The Case for Cork
We have used cork closures for our organic wines since we established our Wolfville winery L'Acadie Vineyards in Gaspereau Valley. They fit our organic ethos of natural, sustainably harvested and recyclable. They also provide a small measured dose of oxygen to cellared bottles for ideal aging, and our library releases of 10 year old sparklings and whites have reflected that care, rewarding our customers with complexities and unique experiences. But there has always been the spectre of possible cork taint caused by a chemical produced by natural cork microbes, TCA (trichloroanisole). Cork taint affects about 2-3% of bottled wine on average according to Wine Folly, lower if you purchase high end corks like we do, but new technologies are lowering that number even more for TCA free wines.
Our cork supplier, Amorim Cork, revealed their new anti-TCA technologies early this year and we couldn't be more excited. They produce about half of all the corks in the world and have introduced thermal, pressure and carbon dioxide processes in parallel with effective screening to claim that their TCA levels are less than the sensory threshold of 0.5 nanograms per litre (ng/l) wine. In fact the production batch being shipped to us now has been tested at 0.05 ng/l !! This is good news for us and our customers as we start another bottling season and prepare to disgorge a special 10-year tiraged sparkling for our wine club members.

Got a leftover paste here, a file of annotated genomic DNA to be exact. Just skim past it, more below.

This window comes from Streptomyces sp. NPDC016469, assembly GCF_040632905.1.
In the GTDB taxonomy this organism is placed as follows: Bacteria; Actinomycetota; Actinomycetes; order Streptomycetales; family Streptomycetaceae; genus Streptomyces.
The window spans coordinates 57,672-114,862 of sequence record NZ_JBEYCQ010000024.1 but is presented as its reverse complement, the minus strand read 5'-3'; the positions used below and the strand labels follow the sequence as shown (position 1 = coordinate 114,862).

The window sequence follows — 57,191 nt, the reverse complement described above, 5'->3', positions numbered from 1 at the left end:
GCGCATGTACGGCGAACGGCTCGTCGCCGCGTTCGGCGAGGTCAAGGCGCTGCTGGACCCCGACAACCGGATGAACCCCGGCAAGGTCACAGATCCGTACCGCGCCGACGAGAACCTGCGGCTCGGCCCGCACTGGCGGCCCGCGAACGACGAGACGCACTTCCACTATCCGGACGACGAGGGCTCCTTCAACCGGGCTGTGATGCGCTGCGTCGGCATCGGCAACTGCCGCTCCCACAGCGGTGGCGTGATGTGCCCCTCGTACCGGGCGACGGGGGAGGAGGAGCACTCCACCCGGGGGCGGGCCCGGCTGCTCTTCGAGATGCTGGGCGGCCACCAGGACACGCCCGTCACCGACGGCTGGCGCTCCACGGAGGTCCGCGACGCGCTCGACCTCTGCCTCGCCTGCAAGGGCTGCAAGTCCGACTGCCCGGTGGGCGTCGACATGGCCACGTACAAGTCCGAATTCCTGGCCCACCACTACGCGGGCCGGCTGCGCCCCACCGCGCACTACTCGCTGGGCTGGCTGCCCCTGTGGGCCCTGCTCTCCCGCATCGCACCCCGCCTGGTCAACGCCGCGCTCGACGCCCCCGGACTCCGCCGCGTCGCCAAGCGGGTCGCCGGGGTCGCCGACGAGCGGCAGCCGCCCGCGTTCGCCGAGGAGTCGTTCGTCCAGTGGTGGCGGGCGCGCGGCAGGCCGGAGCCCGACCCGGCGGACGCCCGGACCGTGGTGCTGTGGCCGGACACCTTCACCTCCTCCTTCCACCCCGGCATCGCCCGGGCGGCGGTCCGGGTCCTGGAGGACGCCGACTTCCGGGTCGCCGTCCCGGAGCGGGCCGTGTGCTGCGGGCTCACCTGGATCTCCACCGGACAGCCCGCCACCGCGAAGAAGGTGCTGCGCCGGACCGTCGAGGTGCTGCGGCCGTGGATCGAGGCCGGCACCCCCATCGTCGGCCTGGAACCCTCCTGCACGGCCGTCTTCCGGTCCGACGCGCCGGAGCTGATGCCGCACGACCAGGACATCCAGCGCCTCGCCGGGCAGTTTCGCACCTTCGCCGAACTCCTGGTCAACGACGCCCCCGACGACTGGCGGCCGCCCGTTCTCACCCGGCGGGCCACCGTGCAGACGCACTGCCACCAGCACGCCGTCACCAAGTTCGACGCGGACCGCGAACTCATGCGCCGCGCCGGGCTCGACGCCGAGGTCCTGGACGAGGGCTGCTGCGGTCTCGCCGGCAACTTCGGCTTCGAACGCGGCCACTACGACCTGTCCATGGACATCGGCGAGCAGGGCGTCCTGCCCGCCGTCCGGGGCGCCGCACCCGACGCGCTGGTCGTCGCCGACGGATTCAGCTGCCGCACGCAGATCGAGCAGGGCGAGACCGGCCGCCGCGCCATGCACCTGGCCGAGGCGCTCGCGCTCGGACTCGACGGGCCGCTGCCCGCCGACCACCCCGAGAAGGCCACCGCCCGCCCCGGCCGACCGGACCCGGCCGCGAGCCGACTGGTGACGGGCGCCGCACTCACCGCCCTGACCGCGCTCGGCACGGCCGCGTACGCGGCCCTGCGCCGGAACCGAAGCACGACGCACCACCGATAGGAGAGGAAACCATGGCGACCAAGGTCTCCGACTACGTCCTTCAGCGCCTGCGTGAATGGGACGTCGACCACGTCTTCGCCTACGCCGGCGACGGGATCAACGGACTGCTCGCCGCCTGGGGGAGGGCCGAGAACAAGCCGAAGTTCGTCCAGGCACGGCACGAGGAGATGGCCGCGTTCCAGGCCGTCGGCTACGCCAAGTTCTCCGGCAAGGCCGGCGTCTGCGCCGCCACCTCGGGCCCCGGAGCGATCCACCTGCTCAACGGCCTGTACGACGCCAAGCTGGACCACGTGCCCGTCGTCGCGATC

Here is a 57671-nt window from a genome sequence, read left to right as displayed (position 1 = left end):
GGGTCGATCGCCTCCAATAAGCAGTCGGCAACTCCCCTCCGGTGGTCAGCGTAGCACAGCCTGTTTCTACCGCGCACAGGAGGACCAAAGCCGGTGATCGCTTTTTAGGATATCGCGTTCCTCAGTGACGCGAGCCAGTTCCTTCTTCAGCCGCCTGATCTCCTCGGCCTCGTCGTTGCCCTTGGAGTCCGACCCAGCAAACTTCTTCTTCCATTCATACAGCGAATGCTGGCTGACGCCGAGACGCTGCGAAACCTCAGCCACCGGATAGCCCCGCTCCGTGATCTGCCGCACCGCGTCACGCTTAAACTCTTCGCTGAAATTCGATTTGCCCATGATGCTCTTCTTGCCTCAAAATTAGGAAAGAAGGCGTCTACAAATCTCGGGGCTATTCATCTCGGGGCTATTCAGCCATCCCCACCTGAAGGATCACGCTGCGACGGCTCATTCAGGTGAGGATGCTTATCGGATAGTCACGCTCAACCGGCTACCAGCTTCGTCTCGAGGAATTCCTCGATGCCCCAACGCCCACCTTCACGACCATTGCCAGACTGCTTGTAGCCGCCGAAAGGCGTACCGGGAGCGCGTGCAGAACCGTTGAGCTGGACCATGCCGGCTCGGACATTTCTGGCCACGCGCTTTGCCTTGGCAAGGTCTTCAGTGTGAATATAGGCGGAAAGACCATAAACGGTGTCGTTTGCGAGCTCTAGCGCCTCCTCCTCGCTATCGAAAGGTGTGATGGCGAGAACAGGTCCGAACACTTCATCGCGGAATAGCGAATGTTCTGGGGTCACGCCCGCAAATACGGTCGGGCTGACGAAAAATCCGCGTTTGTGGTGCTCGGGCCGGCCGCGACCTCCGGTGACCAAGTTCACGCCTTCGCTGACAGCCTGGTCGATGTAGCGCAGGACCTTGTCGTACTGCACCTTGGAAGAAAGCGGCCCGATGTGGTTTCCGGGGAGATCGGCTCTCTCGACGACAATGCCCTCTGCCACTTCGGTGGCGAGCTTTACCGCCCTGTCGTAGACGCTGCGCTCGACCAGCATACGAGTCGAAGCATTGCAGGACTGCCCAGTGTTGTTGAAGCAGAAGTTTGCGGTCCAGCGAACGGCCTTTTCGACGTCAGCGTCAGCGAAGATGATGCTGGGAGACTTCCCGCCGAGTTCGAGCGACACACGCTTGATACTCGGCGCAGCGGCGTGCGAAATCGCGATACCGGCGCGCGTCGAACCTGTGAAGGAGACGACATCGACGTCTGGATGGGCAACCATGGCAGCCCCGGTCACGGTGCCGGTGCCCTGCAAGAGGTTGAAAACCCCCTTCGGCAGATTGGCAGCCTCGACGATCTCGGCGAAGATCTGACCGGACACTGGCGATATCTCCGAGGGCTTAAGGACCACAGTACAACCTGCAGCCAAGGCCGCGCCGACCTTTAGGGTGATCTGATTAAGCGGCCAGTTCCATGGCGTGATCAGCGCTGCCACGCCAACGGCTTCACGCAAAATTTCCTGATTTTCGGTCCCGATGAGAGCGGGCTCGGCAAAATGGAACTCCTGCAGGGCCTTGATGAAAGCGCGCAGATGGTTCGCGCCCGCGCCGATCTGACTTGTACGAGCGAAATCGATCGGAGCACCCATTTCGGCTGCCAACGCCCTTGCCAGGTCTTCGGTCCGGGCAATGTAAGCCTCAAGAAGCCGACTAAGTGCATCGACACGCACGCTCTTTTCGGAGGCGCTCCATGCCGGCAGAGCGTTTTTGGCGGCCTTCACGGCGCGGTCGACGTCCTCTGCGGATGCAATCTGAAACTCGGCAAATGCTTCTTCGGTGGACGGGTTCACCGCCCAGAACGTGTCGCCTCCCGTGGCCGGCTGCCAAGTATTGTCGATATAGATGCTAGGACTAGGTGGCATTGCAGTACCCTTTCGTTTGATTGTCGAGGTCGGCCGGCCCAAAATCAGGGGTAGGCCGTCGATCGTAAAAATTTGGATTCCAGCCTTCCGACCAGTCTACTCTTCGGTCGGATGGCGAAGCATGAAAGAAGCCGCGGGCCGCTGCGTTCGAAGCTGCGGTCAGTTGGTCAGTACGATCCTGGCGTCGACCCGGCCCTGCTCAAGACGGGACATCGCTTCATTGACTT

Wines not intended for aging theoretically do not need a natural cork for their evolution. We have decided to use screwcaps this year for Rose and our first release of Tidal Bay. Several considerations went into this decision and our first most important question was answered with approval from our certified organic inspector. These are early-release Nova Scotia wines and Rose has been selling out every year and we expect Tidal Bay to be as popular. We are joining a family of Tidal Bays from other wineries in Nova Scotia and most are using screwcaps for ease of opening and re-sealing between sips.